The relationship of Bruno Walter with the music of Brahms bears long documentation, and his seven extant recordings of the C Minor Symphony testify to his commitment to a score he cherished. Doubtless, the NBC players had been trained by Toscanini in this score, but here, in its first release on record, Walter manages his own, driven, virile and aggressive, viewpoint on this composition. The motion of the first period of the Allegro section of the first movement become almost virulent in its insistence and urgency, especially given the “fate” motif in the brass and low strings. The lyrical episodes project a true sense of relief from an unbearable tension. In the elegiac second movement, Andante sostenuto, the talent of concertmaster Mischa Mischakoff contributes to the spiritual repose. If the third movement, Un poco allegretto extends the idyll, however tentatively, given the surge of mania that erupts prior to return of serenade-like opening figures, the last movement sets a decisive tone of gripping, ominous dramatic impact. The opening Adagio grinds forward, moving with ineluctable determination to the main section, Allegro non troppo, with a dark recollection of the Black Forest that resolutely addresses its main theme and then proceeds to hang spasmodic fire for the duration. To evince some nobility in the face of chaos may serve as the underlying motive in Walter’s performance, whose sense of the occasion, in retrospect, anticipates a world facing a moral and political crisis.

March 25 has Walter yet more comfortable with his ensemble, here applying his cosmopolitan urbanity to the programming. We find Bruno Walter first seated at the harpsichord, supplying the continuo for Corelli’s Concerto Grosso in G Minor, Op. 6, No. 8, a work he had, fairly recently, recorded in London, 1938. The “Christmas” Concerto enjoys a large sonority, the product of a full body of strings, but an elegiac, romantic grace pervades the reading. The ensuing Beethoven First Symphony represents a true rarity among Walter archives in live performance. A combination of singing expressiveness and muscular energy marks this reading, set at a brisk pace that manages to retain instrumental clarity. While Walter evokes Classical poise from his ensemble, the more vehement passages already adumbrate Beethoven’s later aggressive style.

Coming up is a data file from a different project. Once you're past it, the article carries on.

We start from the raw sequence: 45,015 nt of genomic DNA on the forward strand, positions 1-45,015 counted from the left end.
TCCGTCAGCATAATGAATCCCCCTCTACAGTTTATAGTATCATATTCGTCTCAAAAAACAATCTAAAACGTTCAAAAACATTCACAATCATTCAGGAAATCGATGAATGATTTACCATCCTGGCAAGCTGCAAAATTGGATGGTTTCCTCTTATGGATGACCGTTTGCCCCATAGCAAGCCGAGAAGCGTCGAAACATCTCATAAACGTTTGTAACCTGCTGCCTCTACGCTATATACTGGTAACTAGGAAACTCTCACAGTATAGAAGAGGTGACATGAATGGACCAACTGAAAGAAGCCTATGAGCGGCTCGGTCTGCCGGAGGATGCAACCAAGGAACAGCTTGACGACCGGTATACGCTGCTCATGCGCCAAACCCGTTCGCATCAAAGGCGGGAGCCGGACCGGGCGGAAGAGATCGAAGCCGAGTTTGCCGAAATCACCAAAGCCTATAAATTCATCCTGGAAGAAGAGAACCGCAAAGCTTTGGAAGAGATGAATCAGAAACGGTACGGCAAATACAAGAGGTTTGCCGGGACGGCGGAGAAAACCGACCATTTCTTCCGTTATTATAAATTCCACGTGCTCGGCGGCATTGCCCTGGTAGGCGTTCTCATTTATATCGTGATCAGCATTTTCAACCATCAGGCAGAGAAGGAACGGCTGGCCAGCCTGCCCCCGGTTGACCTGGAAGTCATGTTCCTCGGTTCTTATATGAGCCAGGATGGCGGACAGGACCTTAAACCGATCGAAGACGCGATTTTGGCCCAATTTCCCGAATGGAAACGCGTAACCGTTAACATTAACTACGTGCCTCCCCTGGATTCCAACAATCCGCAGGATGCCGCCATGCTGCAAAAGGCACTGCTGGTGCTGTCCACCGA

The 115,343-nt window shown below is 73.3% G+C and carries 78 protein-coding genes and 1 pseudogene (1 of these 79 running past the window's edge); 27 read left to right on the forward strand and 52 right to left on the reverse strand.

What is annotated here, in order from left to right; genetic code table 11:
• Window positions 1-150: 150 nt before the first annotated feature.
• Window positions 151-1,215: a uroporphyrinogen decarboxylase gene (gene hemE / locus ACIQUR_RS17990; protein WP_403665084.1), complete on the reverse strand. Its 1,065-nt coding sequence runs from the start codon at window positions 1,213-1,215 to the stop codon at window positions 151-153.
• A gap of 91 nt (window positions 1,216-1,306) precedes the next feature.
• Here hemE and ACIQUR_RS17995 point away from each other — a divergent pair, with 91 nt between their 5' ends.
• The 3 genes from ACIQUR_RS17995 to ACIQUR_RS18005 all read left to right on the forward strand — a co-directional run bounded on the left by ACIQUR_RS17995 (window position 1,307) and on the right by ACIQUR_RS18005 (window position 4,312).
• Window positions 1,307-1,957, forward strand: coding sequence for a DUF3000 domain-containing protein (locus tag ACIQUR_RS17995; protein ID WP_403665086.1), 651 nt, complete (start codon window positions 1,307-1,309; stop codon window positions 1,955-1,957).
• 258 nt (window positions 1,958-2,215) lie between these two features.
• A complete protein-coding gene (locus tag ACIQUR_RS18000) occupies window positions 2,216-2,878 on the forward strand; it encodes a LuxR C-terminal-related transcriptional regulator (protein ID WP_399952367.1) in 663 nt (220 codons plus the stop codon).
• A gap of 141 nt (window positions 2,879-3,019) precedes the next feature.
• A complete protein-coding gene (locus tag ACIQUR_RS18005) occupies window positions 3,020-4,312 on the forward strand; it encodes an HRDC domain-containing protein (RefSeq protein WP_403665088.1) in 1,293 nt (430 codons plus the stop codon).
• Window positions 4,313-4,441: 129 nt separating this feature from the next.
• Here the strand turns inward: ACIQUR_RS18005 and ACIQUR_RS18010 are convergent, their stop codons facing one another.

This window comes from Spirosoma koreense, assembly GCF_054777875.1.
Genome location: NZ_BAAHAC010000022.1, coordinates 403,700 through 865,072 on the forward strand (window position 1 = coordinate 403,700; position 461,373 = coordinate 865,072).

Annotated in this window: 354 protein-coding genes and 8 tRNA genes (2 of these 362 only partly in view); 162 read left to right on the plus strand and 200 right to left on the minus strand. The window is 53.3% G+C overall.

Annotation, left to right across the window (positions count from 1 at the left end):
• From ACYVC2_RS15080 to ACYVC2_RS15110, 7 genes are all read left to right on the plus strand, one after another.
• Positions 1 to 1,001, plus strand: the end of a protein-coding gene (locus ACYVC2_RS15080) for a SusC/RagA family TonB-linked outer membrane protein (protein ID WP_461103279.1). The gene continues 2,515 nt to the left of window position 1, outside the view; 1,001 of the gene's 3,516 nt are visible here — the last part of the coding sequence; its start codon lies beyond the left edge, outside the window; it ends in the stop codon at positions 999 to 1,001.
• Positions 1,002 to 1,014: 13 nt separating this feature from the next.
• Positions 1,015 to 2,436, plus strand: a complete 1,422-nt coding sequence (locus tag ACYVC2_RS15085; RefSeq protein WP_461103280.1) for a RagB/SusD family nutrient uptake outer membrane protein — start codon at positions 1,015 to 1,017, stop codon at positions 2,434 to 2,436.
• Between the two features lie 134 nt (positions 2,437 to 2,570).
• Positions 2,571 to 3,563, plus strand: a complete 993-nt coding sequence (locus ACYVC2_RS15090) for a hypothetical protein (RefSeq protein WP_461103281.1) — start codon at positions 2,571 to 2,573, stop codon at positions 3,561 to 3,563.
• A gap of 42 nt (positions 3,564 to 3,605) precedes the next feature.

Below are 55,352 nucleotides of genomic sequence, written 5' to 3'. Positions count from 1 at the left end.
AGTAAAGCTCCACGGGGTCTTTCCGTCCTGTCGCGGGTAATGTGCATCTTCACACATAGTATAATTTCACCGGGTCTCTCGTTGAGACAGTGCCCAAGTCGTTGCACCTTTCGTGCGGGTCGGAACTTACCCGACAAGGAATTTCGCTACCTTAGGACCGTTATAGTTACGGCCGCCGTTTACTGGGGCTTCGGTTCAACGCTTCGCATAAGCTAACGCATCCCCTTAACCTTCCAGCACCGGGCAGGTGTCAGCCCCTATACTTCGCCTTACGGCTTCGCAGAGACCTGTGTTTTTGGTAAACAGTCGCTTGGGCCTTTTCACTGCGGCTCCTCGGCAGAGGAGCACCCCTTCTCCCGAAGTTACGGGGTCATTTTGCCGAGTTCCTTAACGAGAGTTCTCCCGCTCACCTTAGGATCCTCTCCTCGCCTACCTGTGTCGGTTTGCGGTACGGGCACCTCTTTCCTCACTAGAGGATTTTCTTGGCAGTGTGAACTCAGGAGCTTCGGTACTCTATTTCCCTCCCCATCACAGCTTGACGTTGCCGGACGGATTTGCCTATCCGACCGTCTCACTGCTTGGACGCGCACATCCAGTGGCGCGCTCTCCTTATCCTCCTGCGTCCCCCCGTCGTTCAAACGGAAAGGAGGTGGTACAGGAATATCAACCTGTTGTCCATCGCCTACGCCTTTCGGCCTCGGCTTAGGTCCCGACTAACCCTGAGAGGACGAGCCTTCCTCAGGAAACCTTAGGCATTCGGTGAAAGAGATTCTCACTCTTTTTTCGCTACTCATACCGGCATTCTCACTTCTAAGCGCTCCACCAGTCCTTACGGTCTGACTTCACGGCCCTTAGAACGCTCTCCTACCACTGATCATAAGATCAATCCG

Walter turns to an American composer, Daniel Gregory Mason (1873-1953) and his five-movement Suite after English Folk Songs, Op. 32, a work competent in its orchestral colors and played with appropriate enthusiasm by the NBC Symphony. Mason served as chairman of the Music Department at Columbia University, where he advocated a conservative aesthetic in the manner of Brahms. His intense antipathy toward Mahler would, to a degree, alienate Walter. The Suite opens with Oh, no John, a playful and flirtatious song also recorded by Paul Robeson. A brisk young sailor projects romance within proper bounds. The longest item, The two magicians, offers some tricky metrics, string pizzicatos, and a woodwind serenade sonority before indulging in a lulling pastoral. Arise, arise has a martial air in softly brash colors. The Suite concludes with The rambling sailor which in Mason’s setting sounds much like Delius, pretty and unthreatening.

This concert ends with the Richard Strauss 1889 meditation after Alexander Ritter, Tod und Verklärung, a work dear to Walter’s heart, by dint of both world events and his strong advocacy of the theory and practice of anthroposophy, as espoused by Rudolf Steiner (1861-1925). Walter has left us seven performances of this tone-poem, of which his CBS account from 1952 stands out among the great documents. The intense atmosphere Walter establishes here in 1939 casts a spell, dynamic and taut, upon the whole, as the protagonist undergoes his earthly trials, memories, and final apotheosis. If the studio acoustic were better, this rendition would be perfect.

Portrait Bruno Walter, 1912, by Wenzel Weis

Bruno Walter, 1912, by Wenzel Weis

As he had for his opening meeting with the NBC in an all-Mozart program, Walter turns on 1 April 1939 to the music of Hector Berlioz, a composer for whom his affection and skills matched those of colleagues Monteux, Mengelberg, Beecham, Harty, and Fried. Inspired by the poetry of Lord Byron, Berlioz conceived his music in 1845, rather dazzled by the picaresque accounts of pirates and their travails. Walter’s rendition here of The Corsair, Op. 21 adds new repertory to his discograhy, beginning with some rough edges – we hear the conductor’s heavily-breathed chugging – but then accelerating with confidence through one of Berlioz’s most spotaneous and captivating scores. The last pages explode with an élan  comparable to the best versions from Beecham.